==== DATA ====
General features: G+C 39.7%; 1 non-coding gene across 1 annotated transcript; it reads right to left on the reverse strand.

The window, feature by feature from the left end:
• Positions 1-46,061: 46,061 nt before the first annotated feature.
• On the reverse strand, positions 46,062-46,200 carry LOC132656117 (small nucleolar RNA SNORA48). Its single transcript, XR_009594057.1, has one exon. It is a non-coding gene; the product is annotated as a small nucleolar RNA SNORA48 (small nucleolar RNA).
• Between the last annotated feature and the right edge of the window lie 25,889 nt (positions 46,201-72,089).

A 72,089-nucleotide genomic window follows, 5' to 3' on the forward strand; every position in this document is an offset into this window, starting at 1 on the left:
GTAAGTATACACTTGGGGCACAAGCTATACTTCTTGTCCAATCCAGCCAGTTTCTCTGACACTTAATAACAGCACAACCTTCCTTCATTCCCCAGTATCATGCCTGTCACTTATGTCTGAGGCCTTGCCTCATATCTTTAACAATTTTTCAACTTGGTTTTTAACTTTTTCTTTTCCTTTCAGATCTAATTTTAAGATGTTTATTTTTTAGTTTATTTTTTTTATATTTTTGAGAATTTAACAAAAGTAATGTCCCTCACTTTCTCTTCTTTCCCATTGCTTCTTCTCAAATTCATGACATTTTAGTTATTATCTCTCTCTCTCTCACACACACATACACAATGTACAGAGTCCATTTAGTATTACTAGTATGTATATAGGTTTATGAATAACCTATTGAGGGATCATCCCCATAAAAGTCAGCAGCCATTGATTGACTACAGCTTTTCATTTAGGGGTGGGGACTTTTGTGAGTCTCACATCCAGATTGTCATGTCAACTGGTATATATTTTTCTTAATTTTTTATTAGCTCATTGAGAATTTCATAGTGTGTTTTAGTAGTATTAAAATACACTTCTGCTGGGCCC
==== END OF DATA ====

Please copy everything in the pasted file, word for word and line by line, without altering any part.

General features: G+C 39.7%; 1 non-coding gene across 1 annotated transcript; it reads right to left on the reverse strand.

The window, feature by feature from the left end:
• Positions 1-46,061: 46,061 nt before the first annotated feature.
• On the reverse strand, positions 46,062-46,200 carry LOC132656117 (small nucleolar RNA SNORA48). Its single transcript, XR_009594057.1, has one exon. It is a non-coding gene; the product is annotated as a small nucleolar RNA SNORA48 (small nucleolar RNA).
• Between the last annotated feature and the right edge of the window lie 25,889 nt (positions 46,201-72,089).

A 72,089-nucleotide genomic window follows, 5' to 3' on the forward strand; every position in this document is an offset into this window, starting at 1 on the left:
GTAAGTATACACTTGGGGCACAAGCTATACTTCTTGTCCAATCCAGCCAGTTTCTCTGACACTTAATAACAGCACAACCTTCCTTCATTCCCCAGTATCATGCCTGTCACTTATGTCTGAGGCCTTGCCTCATATCTTTAACAATTTTTCAACTTGGTTTTTAACTTTTTCTTTTCCTTTCAGATCTAATTTTAAGATGTTTATTTTTTAGTTTATTTTTTTTATATTTTTGAGAATTTAACAAAAGTAATGTCCCTCACTTTCTCTTCTTTCCCATTGCTTCTTCTCAAATTCATGACATTTTAGTTATTATCTCTCTCTCTCTCACACACACATACACAATGTACAGAGTCCATTTAGTATTACTAGTATGTATATAGGTTTATGAATAACCTATTGAGGGATCATCCCCATAAAAGTCAGCAGCCATTGATTGACTACAGCTTTTCATTTAGGGGTGGGGACTTTTGTGAGTCTCACATCCAGATTGTCATGTCAACTGGTATATATTTTTCTTAATTTTTTATTAGCTCATTGAGAATTTCATAGTGTGTTTTAGTAGTATTAAAATACACTTCTGCTGGGCCC